Frikkie: We absolutely did, but here’s the great part: Because we partnered with our supply chain organization, we brought them along. When we built the app, we had the folks in the shipping department giving feedback. From a carrier perspective, they told us, “We’ve been waiting for you to show up for the 21st century.”
One of our lessons learned is that we had to stay away from trying to do everything for everybody. Instead we focused on the specific constraint and the change management related to the app project so that there could be a direct correlation to the results of what we were building. We listened to our end users and built what they needed to make their lives easier. Sometimes we think we have to build a spaceship when the user is just looking for a car.
Ann Marie: What criteria did you use on your end to sort out the most critical feedback versus the ideas that were more appropriate for a later development phase?
Frikkie: That is a fantastic question. We needed to correlate the user’s suggestion specifically to that problem which, ultimately, for us, was turning trucks around quicker, which saves costs, which gets drivers off our docks faster. If their feedback would result in a quicker turnaround and we could develop it in 24 hours or less, it got included. If it didn’t make a difference, we told our users, “Hey, we hear you. We thank you for the feedback. But this isn’t going to help you to turn a truck around quicker.”
Ann Marie: Do you have any specific ROI that you can share?
Frikkie: I can tell you that we saved more than six figures on freight costs within one year. This project paid for itself over and over, probably within the first month. It paid for itself because we kept focused, right? And that’s the key because this could have turned into a six-headed monster if we allowed it to. But instead we partnered with the business. I always say, “My job is to enable your process. You know what your process is far better than I do.”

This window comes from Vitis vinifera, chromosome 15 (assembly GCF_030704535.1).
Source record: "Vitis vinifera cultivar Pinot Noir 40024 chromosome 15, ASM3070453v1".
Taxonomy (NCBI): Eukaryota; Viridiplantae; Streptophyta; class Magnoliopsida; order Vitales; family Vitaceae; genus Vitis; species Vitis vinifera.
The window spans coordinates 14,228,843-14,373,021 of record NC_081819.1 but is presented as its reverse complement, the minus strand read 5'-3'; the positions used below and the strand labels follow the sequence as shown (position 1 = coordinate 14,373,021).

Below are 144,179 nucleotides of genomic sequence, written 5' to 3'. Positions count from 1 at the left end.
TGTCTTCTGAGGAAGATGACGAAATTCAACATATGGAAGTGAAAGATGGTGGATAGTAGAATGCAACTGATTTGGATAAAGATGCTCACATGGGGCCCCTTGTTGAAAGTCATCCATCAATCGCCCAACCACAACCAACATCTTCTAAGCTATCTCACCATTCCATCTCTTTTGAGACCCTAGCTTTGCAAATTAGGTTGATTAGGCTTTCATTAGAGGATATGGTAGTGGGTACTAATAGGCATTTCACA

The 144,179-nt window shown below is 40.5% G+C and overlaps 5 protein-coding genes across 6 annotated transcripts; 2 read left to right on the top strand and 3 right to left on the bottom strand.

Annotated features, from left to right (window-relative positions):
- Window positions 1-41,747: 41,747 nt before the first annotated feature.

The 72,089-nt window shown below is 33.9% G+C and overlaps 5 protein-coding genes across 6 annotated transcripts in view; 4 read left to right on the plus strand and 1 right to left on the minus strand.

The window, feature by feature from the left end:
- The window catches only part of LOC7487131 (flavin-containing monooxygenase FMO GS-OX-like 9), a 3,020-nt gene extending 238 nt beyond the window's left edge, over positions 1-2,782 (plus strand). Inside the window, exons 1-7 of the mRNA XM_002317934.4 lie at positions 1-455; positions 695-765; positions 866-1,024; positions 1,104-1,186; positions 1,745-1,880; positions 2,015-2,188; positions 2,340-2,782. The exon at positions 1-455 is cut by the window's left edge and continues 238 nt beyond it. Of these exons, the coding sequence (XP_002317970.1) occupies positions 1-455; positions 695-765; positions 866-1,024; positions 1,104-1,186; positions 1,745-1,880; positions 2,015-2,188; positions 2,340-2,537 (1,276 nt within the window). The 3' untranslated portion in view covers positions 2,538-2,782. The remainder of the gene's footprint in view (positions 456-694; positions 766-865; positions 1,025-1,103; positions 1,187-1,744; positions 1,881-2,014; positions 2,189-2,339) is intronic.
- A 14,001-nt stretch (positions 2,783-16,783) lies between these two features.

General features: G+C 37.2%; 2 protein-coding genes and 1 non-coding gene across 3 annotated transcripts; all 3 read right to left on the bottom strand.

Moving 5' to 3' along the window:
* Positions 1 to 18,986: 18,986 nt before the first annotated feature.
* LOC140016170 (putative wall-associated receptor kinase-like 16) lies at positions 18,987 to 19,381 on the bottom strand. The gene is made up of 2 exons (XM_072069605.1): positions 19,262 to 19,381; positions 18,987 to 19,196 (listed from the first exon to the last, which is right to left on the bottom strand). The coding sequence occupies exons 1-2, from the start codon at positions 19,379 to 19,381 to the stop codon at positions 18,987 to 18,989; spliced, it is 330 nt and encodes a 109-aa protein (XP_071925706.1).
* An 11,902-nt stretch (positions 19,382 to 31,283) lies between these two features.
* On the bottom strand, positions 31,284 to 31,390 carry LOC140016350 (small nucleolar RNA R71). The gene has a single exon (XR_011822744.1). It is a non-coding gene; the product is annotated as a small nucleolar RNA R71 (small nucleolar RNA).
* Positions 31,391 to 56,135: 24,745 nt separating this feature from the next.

Ann Marie: If you had to sum it up, what do you think are the secrets to gaining user acceptance?
Frikkie: Number one is user-driven requirements. Number two is a small, focused solution. Number three is to digitize a specific constraint. Do not try and solve everything. It’s not going to work. You have to have quick turnarounds. And listen to your users. If you solve pain points, you’ll get product evangelists inside of your organization who will see the value of what you’re doing.
Times have changed. We should no longer try and build something and force it onto users. It just doesn’t work. When people tell me, “Well, folks on the shop floor don’t understand technology,” I say, “Listen, everybody’s got a smartphone so please don’t tell me that.” That’s just ignorance. Everyone wants to do stuff better and faster to make their lives easier. Our job is to provide the tools to do that. Get people involved and make them champions of their own change.
Ann Marie: I’m happy to hear about your successes, Frikkie, and I think that others have a lot to learn from this model. Thanks for sharing your story.
If you’re looking to learn how your peers are doing more with business intelligence and analytics, you should join us at the BI+Analytics Conference in Atlanta, Georgia, March 9–11, 2020.